One of my favourite investing stories involves one of Warren Buffett’s best – maybe even his best – investment returns. This return came from his 1973 purchase of The Washington Post Company (WPC) shares. Today, WPC is known as Graham Holdings Company. Back then, it was the publisher of the influential US-based newspaper, The Washington Post.
Buffett did not invest much in WPC, but the percentage-gain is stunning. Through Berkshire Hathaway, he invested US$11 million in WPC in 1973. By the end of 2007, Berkshire’s stake in WPC had swelled to nearly US$1.4 billion, which is a gain of over 10,000%
But the percentage gain is not the most interesting part of the story. What’s interesting is that, first, WPC’s share price fell by more than 20% shortly after Buffett invested, and then stayed in the red for three years. Second, WPC was a great bargain in plain sight when Buffett started buying shares. In Berkshire’s 1985 shareholders’ letter, Buffett wrote (emphasis is mine):
“We bought all of our WPC holdings in mid-1973 at a price of not more than one-fourth of the then per-share business value of the enterprise. Calculating the price/value ratio required no unusual insights. Most security analysts, media brokers, and media executives would have estimated WPC’s intrinsic business value at $400 to $500 million just as we did. And its $100 million stock market valuation was published daily for all to see.
Our advantage, rather, was attitude: we had learned from Ben Graham that the key to successful investing was the purchase of shares in good businesses when market prices were at a large discount from underlying business values.”
Buffett has investing acumen and privileged-access to deals that many of us do not have. But there are also times when common sense and patience are more important traits than acumen in making a great investment. Buffett himself said that no special insight was needed to value WPC back in 1973. What was needed for him to earn a smashing return were simple and attainable things: The right attitude and patience.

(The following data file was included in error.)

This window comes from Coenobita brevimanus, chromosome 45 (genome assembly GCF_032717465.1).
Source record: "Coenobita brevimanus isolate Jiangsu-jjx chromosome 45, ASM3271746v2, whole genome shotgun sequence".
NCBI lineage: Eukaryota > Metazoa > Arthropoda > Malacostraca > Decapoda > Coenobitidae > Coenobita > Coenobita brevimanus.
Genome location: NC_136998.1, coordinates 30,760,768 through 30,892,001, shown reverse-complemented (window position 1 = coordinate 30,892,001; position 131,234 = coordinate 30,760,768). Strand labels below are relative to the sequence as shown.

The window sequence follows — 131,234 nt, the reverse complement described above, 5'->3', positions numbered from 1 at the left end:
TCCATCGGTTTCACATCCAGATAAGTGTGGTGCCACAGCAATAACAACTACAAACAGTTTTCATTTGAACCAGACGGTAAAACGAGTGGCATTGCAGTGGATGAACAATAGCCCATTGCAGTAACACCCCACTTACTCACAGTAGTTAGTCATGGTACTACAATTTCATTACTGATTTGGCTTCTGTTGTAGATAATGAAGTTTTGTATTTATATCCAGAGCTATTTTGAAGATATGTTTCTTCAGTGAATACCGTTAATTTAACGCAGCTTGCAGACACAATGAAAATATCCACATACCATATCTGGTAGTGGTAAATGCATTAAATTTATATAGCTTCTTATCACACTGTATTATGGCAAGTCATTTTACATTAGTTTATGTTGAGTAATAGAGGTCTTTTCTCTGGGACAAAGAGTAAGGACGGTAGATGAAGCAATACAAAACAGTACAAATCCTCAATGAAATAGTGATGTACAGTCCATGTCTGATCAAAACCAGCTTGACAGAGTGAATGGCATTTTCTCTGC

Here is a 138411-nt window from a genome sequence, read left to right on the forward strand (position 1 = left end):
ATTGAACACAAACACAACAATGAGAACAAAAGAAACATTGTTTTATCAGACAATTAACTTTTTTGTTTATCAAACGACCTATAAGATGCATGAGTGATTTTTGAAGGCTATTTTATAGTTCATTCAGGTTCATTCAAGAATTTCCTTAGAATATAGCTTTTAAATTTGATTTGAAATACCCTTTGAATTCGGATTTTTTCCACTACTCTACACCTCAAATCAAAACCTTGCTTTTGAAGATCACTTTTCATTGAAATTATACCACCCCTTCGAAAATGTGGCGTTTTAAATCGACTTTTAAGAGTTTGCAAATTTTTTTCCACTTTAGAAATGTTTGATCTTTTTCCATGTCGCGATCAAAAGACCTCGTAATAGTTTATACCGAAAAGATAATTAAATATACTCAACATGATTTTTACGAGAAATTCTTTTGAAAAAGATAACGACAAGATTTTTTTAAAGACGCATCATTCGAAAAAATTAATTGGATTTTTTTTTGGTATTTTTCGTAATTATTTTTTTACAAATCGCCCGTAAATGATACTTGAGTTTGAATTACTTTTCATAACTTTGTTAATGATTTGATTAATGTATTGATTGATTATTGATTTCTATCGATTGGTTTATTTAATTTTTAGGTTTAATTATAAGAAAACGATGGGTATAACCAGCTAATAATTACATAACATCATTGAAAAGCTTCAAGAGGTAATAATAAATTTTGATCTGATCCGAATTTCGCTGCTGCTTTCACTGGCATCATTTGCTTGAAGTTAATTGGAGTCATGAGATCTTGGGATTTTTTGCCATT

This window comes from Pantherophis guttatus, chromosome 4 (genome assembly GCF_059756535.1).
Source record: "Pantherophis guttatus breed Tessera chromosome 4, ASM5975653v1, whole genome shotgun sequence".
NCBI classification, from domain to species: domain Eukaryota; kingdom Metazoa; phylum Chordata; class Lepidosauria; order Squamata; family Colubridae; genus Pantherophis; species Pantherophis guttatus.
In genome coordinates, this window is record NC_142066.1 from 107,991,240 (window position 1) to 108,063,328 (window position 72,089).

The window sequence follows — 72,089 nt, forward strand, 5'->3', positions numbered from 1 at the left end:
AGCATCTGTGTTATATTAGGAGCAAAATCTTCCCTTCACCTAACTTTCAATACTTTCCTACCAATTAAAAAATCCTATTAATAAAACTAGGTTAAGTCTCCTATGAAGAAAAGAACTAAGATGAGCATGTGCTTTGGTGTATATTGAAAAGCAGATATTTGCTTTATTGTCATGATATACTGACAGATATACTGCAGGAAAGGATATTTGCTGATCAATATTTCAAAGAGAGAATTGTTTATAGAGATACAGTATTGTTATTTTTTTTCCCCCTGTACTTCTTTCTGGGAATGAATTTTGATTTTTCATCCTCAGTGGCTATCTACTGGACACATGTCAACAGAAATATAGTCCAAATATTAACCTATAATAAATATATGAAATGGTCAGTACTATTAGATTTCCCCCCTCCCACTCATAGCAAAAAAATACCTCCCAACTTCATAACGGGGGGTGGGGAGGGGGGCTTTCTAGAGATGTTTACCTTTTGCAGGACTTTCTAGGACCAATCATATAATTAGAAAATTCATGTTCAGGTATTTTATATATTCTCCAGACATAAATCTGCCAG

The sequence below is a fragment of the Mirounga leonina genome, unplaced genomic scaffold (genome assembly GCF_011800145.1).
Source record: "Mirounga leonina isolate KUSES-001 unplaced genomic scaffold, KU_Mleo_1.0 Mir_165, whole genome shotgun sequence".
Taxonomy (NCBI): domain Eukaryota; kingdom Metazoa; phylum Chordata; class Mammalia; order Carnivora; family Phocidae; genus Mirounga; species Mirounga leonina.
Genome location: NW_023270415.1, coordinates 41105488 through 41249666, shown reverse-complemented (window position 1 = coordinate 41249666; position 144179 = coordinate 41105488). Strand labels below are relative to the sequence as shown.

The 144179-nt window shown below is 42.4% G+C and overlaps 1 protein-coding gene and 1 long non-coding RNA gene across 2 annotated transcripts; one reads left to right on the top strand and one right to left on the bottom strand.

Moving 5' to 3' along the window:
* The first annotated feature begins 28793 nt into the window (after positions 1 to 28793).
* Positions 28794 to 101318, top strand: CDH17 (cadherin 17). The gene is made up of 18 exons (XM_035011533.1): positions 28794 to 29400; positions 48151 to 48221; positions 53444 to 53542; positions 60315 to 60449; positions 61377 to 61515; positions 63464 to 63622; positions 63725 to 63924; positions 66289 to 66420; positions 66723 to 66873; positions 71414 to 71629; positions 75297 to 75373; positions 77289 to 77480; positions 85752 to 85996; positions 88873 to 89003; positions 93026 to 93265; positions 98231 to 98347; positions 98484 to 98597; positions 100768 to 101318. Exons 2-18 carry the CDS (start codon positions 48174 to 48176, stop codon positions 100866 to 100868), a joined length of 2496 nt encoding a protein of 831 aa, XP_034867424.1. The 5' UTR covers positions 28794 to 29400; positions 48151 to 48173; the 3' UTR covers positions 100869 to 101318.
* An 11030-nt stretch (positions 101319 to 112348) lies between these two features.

How many investors do you think have the patience to hold on through three years of losses? Not many, would be my guess. But Buffett did, and he was eventually well rewarded.
Not every form of participation in the financial markets requires patience. But for market participants who look at stocks as a piece of a business and are investing on the basis of a business’s underlying value, patience may well be necessary, even if you have purchased shares of the best company at a bargain price. This is why Jeremy and I often talk about the importance of having a long-term investing mindset in this blog.
Buffett’s experience with WPC – of first losing, thenwinning – is far from an isolated incident. Another of my favourite investing stories has the same element. The story starts on 2 July 1998, when brothers David and Tom Gardner – co-founders of The Motley Fool, and two of my investing heroes – were invited to an American television programme called The View. In the show, the Gardner brothers were asked to name a stock for the programme’s new host to invest in and they happily obliged.
About six weeks later, the Gardners re-appeared in The View. But this time, they were booed by the live audience. David even found out later from his friend, a long-time follower of The View, that no guest had ever been booed on the show prior to this. It turns out that the Gardners’ recommended stock had fallen by a third in value in the six weeks between their first and second appearances in The View. But the brothers still had faith in the investment and urged the host to hold on for the long-term.
I don’t know if The View’s host ever did invest in the company that the Gardners recommended. But if she did, and had she held on since 2 July 1998, she would likely be very happy today. The stock in question is the global coffee giant, Starbucks.
In September 1997, Starbucks (NASDAQ: SBUX) had less than 1,500 outlets and was mostly a domestic growth story in the USA. Today, it’s a bona fide global company with more than 33,000 stores in many different countries around the world. On 2 July 1998, Starbucks’s share price was US$3.54. About six weeks later (on 14 August 1998), it was US$2.40. A year after 2 July 1998, Starbucks’s share price was US$3.45, lower than when the Gardners first appeared in The View. Today, the coffee powerhouse’s share price is more than US$110. In a similar manner to WPC, Starbucks looked like a loser over the short-term, but turned out to be a world-class winner over the long-term.
Note: An earlier version of this article was published at The Good Investors, a personal blog run by our friends.
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Disclosure: Ser Jing owns shares of Starbucks.